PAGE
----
Caveat: Tree #234

I believe I have featured this specific tree before – it’s along the road near the 8 mile bridge, and has that distinctive fork in its silhouette. But I thought the light was interesting, so the tree will be featured again.

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[daily log: walking, 1.5km; chainsawing, 1hr]

Caveat: Their greenness is a kind of grief

The Trees

The trees are coming into leaf
Like something almost being said;
The recent buds relax and spread,
Their greenness is a kind of grief.

Is it that they are born again
And we grow old? No, they die too,
Their yearly trick of looking new
Is written down in rings of grain.

Yet still the unresting castles thresh
In fullgrown thickness every May.
Last year is dead, they seem to say,
Begin afresh, afresh, afresh.

– Philip Larkin (British poet, 1922-1985)

Caveat: Pointless Anxiety

Most of my anxiety is pointless. I realize this.

I got my test scores today, for the Praxis Core I took on the 10th. Although it’s been a few decades since I took a standardized test, I exceeded even my previous performance. I’ve always had a knack for test-taking, but I think teaching Korean kids how to do a-b-c-d exams for 10 years probably just made me even more aware of how to do well. Admittedly, the Praxis Core is an “entrance exam” – it’s not particularly stringent.

My scores.

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Later, I went on a walk in the rain. I saw Mike and Penny’s boat at their dock.

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There is a lot of rain right now. I saw mud from the creek staining the inlet.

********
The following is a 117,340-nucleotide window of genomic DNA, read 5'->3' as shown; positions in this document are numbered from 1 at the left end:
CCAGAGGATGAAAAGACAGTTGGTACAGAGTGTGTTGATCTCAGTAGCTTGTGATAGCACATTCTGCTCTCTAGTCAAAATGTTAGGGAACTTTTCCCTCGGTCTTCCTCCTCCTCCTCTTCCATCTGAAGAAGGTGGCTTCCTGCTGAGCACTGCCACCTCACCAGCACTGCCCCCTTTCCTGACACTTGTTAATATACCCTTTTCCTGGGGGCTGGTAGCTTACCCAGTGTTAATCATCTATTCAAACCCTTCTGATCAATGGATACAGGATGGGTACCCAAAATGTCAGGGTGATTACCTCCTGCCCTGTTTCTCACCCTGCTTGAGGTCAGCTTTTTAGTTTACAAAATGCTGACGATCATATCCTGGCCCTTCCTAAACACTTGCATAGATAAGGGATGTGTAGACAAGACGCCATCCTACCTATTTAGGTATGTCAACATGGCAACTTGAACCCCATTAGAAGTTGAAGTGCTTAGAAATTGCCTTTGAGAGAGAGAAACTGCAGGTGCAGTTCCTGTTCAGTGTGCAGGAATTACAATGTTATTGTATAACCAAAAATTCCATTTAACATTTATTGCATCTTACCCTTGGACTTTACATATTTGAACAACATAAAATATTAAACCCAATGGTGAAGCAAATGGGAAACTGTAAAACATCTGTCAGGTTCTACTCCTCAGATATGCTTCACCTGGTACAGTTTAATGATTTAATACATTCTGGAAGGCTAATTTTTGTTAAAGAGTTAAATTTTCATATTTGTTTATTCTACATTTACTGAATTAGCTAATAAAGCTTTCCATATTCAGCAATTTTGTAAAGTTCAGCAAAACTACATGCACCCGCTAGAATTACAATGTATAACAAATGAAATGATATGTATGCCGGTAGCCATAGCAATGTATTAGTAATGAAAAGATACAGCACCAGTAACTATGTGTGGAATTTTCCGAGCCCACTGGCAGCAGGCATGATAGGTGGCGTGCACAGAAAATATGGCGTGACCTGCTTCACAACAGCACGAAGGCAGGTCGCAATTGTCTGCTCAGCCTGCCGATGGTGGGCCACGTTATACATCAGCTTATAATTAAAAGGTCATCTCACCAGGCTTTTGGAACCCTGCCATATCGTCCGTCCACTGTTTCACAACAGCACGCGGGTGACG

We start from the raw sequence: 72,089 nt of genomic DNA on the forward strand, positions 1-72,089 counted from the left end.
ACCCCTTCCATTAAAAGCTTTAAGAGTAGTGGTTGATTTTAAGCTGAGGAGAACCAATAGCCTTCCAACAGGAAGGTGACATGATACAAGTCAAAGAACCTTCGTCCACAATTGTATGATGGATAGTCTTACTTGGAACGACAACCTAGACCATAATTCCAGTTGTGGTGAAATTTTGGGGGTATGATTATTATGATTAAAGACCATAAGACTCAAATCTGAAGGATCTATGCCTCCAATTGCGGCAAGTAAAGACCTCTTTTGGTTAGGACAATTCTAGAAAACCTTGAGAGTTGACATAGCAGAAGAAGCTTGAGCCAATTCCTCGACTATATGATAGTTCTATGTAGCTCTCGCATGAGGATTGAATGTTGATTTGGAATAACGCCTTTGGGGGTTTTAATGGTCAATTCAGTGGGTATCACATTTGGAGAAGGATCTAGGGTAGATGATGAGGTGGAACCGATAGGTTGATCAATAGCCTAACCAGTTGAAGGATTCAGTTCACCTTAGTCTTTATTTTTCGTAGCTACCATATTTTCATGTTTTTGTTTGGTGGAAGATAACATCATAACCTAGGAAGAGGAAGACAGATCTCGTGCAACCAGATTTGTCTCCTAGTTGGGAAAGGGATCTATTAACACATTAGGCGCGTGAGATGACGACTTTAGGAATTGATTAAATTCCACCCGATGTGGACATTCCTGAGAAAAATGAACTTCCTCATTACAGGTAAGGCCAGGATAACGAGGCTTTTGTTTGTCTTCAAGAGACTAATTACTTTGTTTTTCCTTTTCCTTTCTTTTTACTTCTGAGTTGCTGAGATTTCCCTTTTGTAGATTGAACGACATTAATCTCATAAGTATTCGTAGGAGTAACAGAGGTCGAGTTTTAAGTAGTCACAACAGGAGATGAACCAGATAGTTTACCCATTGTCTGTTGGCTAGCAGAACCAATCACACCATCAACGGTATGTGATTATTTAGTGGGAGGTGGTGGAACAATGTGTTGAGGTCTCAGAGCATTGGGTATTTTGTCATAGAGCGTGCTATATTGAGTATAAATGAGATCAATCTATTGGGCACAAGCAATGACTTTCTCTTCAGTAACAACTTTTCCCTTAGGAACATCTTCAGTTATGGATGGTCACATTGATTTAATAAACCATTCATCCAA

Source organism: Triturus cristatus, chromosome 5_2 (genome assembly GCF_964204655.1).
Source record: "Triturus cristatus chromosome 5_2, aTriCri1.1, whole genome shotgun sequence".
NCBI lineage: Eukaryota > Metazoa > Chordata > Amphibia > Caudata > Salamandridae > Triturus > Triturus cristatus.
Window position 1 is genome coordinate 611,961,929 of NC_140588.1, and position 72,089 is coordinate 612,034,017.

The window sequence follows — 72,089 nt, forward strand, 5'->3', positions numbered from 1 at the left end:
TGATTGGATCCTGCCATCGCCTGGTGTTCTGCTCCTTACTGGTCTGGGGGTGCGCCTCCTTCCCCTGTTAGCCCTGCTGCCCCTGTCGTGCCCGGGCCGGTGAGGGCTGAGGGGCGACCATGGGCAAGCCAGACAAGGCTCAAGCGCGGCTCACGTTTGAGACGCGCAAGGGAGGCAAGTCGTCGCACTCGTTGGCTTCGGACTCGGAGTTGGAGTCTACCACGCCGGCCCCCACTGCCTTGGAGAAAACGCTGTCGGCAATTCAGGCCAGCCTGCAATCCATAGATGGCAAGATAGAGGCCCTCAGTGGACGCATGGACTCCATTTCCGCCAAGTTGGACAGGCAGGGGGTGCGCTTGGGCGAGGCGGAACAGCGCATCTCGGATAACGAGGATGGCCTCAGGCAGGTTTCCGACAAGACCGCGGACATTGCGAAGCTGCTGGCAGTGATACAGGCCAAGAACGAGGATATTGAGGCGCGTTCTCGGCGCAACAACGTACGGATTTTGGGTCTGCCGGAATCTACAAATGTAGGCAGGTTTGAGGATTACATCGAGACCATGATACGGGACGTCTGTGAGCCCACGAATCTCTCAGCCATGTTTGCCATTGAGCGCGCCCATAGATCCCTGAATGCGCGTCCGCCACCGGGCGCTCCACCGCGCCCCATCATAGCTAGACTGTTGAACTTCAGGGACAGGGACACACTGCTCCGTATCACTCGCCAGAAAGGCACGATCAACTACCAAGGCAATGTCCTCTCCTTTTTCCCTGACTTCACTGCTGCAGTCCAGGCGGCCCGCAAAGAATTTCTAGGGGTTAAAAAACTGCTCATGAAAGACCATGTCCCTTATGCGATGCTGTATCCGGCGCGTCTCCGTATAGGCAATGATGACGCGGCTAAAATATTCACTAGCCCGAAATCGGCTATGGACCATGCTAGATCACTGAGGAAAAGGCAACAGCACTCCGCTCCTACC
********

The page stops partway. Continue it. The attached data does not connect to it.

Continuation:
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Caveat: 누은나무에 열매 안연다

I have been neglecting my Korean aphorisms, for this past year. That should change – just because I’ve left Korea doesn’t mean I intended to abandon the Korean language.

I’ll try to return to a once-a-week habit. Saturday seems like a good day to make “aphorism day.” Here, then, is a Korean aphorism from my book of aphorisms, and relevant to my new lifestyle.

누은나무에 열매 안연다
nu.eun.na.mu.e yeol.mae an.yeon.da
lying-tree-FROM fruit NOT-open
A fallen tree does not yield fruit.

I am of some doubt about what verb it is at the end. The best guess is 열다, “open,” conjugated in the plain present indicative. The dictionary doesn’t suggest that “yield” (as in yield/give fruit or profits) as a possible meaning. But I could see it as an extended meaning, metaphorically, in the sense that a tree “opens up” and gives its fruit.

The aphorism book suggests the pragmatic meaning is parallel to “nothing ventured, nothing gained.” I’m not sure I quite see that, but I guess so. I would rather imagine the point being that you have to think about the future – if you cut the tree now, you’ll not get any fruit in the future. That’s not exactly the same as “nothing ventured, nothing gained.” But it’s related.

Regardless, I think the aphorism-creator wasn’t thinking of all the firewood you can get. I speak from experience.